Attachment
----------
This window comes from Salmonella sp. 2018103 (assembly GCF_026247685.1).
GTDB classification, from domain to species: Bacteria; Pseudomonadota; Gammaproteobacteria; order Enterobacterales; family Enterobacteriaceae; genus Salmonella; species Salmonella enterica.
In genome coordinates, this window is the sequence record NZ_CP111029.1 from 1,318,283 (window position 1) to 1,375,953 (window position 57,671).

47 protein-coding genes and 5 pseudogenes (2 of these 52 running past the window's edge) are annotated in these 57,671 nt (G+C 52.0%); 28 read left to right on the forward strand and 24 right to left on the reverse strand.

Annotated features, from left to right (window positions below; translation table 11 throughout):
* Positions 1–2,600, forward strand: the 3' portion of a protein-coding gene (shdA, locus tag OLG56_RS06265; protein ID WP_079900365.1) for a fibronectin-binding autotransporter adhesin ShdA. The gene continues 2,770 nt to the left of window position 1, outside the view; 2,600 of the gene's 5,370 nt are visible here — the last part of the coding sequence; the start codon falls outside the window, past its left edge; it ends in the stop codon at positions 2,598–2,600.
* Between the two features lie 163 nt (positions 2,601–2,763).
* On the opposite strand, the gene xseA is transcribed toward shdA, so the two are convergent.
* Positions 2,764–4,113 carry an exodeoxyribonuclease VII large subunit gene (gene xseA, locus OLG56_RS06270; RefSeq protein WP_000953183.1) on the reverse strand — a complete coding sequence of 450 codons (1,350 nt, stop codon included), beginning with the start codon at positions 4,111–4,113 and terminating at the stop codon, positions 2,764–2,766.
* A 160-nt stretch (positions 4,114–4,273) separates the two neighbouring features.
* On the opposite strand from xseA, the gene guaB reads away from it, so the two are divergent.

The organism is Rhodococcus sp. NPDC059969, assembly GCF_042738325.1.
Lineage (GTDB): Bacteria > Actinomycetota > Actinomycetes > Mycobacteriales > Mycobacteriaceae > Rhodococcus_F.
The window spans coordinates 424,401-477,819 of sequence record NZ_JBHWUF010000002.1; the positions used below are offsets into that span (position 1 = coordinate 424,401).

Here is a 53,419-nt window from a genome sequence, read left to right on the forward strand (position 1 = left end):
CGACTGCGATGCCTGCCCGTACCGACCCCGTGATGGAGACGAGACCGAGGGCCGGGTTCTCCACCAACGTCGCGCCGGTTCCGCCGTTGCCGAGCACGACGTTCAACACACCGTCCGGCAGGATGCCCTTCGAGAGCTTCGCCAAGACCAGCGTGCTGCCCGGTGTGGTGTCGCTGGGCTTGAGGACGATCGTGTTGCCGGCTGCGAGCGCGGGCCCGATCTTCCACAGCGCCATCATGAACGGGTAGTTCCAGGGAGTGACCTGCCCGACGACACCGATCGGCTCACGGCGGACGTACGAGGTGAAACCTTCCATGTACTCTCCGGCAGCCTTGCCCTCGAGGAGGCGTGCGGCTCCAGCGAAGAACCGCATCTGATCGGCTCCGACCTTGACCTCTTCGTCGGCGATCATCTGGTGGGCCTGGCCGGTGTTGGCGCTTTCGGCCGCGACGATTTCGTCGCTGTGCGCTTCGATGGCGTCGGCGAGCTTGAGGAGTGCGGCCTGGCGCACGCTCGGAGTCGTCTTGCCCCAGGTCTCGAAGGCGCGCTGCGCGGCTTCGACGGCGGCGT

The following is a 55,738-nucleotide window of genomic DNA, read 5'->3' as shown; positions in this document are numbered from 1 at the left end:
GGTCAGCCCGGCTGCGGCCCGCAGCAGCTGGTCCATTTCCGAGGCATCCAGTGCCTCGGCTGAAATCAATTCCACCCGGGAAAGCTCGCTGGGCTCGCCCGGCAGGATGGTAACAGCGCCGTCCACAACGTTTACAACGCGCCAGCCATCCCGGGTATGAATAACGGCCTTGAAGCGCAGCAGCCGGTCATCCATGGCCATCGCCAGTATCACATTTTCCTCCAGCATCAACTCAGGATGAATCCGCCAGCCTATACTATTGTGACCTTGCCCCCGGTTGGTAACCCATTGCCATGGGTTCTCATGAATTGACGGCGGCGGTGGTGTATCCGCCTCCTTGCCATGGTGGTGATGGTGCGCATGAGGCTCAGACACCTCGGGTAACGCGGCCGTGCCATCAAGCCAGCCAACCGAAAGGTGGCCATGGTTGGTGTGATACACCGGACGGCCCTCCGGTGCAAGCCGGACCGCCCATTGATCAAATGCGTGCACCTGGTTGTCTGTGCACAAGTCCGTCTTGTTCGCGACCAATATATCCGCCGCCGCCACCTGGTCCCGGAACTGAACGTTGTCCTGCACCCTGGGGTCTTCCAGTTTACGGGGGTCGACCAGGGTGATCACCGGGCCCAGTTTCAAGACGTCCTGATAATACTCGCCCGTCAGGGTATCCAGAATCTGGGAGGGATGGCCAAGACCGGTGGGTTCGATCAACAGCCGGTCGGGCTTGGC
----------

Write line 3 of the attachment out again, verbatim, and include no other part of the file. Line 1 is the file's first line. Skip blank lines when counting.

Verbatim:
In genome coordinates, this window is the sequence record NZ_CP111029.1 from 1,318,283 (window position 1) to 1,375,953 (window position 57,671).